As the girl began to tire, overcome by the strain of her ordeals and depravation, Ruya shifted more of their weight onto herself despite the protests coming from her ankle, helping the girl continue onward. As she gave release to her sorrow and frustration, Ruya simply looked away. “I’m sorry I didn’t come sooner, that I couldn’t help your family.” It was a futile gesture, and even Ruya knew it. There was no way she could have restored the zombies that had been created from the girl’s family; none save the gods could truly restore the dead. There was no way she could have known to come sooner, to prevent Varlest’s torments from ever taking place - her divination would only answer the questions she knew to ask. Suffering was everywhere in the world, she was still learning, and everywhere, what little Ruya could do to alleviate it had only rarely been enough. “If you want, you can come with me. I won’t drive you away if you have nowhere to go, though it may be dangerous. My name is Ruya Perist. What’s yours?”

After a little ways longer, the gatehouse came into view. Ruya knew the two of them would cut an odd sight, soot-stained and injured, particularly her companion. She still wasn’t certain about the constabulary of the city, but she couldn’t simply set it aside, and they did ostensibly have a duty to protect the city’s denizens. “Hello!” she called out. “Guards?” It was oddly quiet, she realized. She wasn’t the only one who had awoken to the danger: she could hear others behind her shouting, from the buildings or from near the fire itself. From the tone of the shouts, it didn’t sound like Varlest had been found yet, so it was likely he had already made his escape or at least biding his time. It was the fire itself that posed the greatest risk. The light of the flames had grown behind them, casting reddish smoke and ash into the sky, and fire was one of the greatest menaces to any city. Some places adopted an apathetic view of their poorer districts, perfectly willing to let them burn rather than risk involvement, but the silence from this nearest guard post felt somehow wrong.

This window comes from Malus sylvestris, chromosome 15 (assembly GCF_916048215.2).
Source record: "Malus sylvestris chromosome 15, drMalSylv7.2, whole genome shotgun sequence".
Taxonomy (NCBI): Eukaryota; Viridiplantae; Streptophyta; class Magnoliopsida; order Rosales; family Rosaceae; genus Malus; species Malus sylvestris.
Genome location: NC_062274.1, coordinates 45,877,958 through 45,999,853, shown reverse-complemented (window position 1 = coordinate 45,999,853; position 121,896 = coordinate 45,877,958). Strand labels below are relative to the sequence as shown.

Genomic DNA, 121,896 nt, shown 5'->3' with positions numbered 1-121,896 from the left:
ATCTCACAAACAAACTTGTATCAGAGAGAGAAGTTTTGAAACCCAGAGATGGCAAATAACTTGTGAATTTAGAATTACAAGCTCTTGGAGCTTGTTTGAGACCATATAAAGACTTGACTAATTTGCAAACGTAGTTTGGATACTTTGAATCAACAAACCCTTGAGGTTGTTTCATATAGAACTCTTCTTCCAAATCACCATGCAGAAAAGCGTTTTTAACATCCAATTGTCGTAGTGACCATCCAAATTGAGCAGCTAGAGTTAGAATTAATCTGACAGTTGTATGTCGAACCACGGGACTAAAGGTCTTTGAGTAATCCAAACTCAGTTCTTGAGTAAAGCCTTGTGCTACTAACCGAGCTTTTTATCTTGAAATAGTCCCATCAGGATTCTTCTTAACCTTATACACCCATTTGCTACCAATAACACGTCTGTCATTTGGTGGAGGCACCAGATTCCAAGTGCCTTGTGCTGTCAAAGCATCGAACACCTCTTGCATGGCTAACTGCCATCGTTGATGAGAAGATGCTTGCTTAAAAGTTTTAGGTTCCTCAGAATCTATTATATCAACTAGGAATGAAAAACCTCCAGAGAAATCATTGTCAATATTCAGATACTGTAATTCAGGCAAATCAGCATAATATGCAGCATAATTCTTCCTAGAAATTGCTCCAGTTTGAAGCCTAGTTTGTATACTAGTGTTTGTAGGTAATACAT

She stopped near a small alley between two tall buildings, shadowed from direct sight of the gate or the street. “I think something’s wrong. I’m still new to Amaranth, but shouldn’t the guards have come out with the first signs of fire?”